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It’s hard to believe we are already through January as it seems like the holidays were just yesterday. Those prone to motion-sickness are still recovering from last year’s market plunge, while others are busy getting on with their New Year’s resolutions and rekindling relationships with their fitness clubs. What was December’s market action trying to tell us? Have we reached the end of this cyclical expansion?
Figure 1

We think not. While it clearly looks like we have crested the economic peak of this latest market cycle, reasonable growth prospects remain ahead of us before we move into a contractionary phase. An analogy that comes to mind would be one of downshifting from fifth gear to fourth gear, which is a distinctly different environment of going from fifth gear straight to reverse.

Figure 2: Is 2019 the Year We Slip into Recession? Unlikely.

Source: Cornerstone Macro

It’s clear that economic growth is slowing and evidence of this trend is presenting itself all over the planet. Downticks in housing, slowing auto sales, wobbly CEO confidence and flattening yield curves all suggest continued deceleration. These are natural byproducts and lagged effects of the Fed’s monetary tightening cycle, which can take years to work its way through the global economy. Global money supply growth, which tends to lead global Purchasing Managers’ Indexes (PMIs) by nine months, sits at near 2009 levels.

Figure 3: Tug of War Part 1: Waning Money Supply Growth Dragging Down Global PMIs.

Source: Cornerstone Macro

Slowing economic growth will eventually lead to slowing earnings growth, and indeed, we are seeing lower guidance and fewer earnings beats in Q1 of 2019. That said, we still have full employment, benign inflation and a softening stance by the Fed as we approach interest rate equilibrium. In our opinion, China is the 2019 wildcard. Will their massive stimulus efforts revive slowing global growth? Last time in 2016, it did. Fighting the Fed and the People’s Bank of China often proves to be a losing battle. Stated another way, a Fed pause and Chinese growth spurt could be powerful catalysts to extend the cycle a little further. 

Figures 4a & 4b: Tug of War, Part 2: China Stimulus to the Rescue?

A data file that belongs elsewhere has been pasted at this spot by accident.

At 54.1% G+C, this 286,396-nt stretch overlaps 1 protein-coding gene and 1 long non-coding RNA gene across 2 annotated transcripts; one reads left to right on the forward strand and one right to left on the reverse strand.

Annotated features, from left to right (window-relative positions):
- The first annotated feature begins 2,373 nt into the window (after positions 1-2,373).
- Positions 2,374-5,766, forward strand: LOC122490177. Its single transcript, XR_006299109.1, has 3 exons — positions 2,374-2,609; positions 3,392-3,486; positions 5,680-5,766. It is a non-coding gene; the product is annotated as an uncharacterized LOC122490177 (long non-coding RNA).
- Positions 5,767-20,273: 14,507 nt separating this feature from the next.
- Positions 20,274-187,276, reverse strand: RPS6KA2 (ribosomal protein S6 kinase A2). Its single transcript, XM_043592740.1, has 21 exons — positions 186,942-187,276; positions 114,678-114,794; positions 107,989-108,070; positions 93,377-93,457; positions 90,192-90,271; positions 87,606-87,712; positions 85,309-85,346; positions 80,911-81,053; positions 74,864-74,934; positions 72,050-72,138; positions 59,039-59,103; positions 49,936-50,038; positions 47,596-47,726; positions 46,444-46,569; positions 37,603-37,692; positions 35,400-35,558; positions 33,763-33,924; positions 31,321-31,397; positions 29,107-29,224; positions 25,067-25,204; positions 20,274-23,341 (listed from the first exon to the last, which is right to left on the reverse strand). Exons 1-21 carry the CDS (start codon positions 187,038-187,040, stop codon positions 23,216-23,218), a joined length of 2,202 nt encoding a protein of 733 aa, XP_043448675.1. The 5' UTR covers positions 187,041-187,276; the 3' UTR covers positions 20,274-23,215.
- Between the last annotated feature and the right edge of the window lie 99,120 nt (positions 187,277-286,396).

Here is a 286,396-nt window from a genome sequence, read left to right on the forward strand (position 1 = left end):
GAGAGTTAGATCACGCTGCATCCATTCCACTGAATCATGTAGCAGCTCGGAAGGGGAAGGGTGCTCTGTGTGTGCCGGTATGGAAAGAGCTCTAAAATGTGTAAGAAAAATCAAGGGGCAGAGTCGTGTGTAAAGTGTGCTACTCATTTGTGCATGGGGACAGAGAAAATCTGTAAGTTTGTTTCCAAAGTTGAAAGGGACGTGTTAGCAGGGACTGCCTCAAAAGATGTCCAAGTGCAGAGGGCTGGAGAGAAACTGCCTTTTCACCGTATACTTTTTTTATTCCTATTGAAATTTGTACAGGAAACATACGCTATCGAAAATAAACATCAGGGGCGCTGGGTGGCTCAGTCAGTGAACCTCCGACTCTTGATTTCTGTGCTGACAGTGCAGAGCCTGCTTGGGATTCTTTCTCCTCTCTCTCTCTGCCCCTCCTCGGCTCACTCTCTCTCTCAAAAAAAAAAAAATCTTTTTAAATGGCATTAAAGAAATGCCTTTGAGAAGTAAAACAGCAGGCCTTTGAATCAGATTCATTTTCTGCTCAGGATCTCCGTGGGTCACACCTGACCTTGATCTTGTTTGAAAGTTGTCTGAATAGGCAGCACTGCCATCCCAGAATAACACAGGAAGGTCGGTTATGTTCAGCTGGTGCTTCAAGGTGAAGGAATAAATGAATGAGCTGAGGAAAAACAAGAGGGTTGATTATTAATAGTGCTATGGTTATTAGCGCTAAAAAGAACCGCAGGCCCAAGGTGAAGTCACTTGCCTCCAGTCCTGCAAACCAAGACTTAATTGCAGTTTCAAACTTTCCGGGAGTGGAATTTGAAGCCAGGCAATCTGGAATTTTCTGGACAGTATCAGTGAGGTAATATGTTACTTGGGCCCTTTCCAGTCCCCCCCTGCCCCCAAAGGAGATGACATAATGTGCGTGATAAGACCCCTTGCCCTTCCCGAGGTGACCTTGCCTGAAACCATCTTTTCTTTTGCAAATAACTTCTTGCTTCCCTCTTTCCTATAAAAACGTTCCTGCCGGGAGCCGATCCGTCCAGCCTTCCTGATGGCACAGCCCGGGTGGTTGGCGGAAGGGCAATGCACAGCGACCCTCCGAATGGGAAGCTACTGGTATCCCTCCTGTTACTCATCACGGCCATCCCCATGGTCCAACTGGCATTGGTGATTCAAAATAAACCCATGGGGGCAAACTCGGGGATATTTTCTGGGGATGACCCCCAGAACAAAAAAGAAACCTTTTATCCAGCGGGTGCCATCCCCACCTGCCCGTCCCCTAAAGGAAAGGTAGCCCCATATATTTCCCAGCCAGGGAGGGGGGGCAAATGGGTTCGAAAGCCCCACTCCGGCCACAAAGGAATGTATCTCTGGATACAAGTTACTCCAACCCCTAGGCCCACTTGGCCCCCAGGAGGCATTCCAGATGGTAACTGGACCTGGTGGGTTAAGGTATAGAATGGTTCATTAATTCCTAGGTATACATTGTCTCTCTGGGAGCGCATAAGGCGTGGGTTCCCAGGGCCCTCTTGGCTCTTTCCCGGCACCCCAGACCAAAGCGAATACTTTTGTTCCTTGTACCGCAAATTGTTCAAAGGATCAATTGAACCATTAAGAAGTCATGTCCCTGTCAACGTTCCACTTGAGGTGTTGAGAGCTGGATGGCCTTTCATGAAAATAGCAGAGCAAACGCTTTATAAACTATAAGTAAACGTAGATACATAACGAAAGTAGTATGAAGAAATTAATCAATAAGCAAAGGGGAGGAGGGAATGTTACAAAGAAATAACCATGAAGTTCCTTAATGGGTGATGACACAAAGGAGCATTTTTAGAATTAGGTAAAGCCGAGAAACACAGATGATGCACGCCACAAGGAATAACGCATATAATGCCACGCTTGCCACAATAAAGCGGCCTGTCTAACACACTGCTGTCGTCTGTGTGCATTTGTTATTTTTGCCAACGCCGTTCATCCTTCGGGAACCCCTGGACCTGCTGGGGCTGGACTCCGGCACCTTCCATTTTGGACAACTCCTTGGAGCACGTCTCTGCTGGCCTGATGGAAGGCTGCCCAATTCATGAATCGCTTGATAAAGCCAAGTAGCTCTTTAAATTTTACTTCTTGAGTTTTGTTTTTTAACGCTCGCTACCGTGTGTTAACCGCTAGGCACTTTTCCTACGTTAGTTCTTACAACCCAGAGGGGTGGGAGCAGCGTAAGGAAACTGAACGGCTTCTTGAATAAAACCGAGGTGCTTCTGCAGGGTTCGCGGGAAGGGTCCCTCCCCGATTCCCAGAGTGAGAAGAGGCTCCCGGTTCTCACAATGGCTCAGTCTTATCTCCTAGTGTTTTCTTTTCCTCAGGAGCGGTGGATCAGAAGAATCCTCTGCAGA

Source: Cornerstone Macro

We expect this to be a volatile year as markets try to sort out these opposing dynamics. The fundamental backdrop is still very positive…although slightly less so. Initial earnings reports are still pretty good…but not quite as good as last year. Downshifting, not stomping on the clutch and dropping into reverse.

So what to make of this January rebound? Our sense is that more rational pricing is coming back into the markets as last year’s selloff proved to be an overreaction given the moderating, but still positive fundamentals. However, this is a time for caution as we expect a retest of the December lows. In fact, of the last 5 of 6 non-recessionary bear market occurrences since 1966, a retest of a market bottom has occurred.

Figure 5: V-shaped market recovery? Historical Odds say No.

Source: Ned Davis Research

We expect this retest to hold as the economic data firms, the Fed pauses, and China stimulus begins to take hold in global markets. So far, our recent portfolio additions of Emerging Markets, Real Estate and Gold appear to be confirming this outlook as they are performing well into the nascent year. If our base case proves correct, 2019 would suggest a period of outsized equity returns as the markets begin to enter a final expansionary phase as we continue to downshift and move towards economic contraction. As always, we continue to watch the data to help shape our worldview and resulting portfolio allocations. In any case, 2019 is a year to be cautious, opportunistic and nimble.

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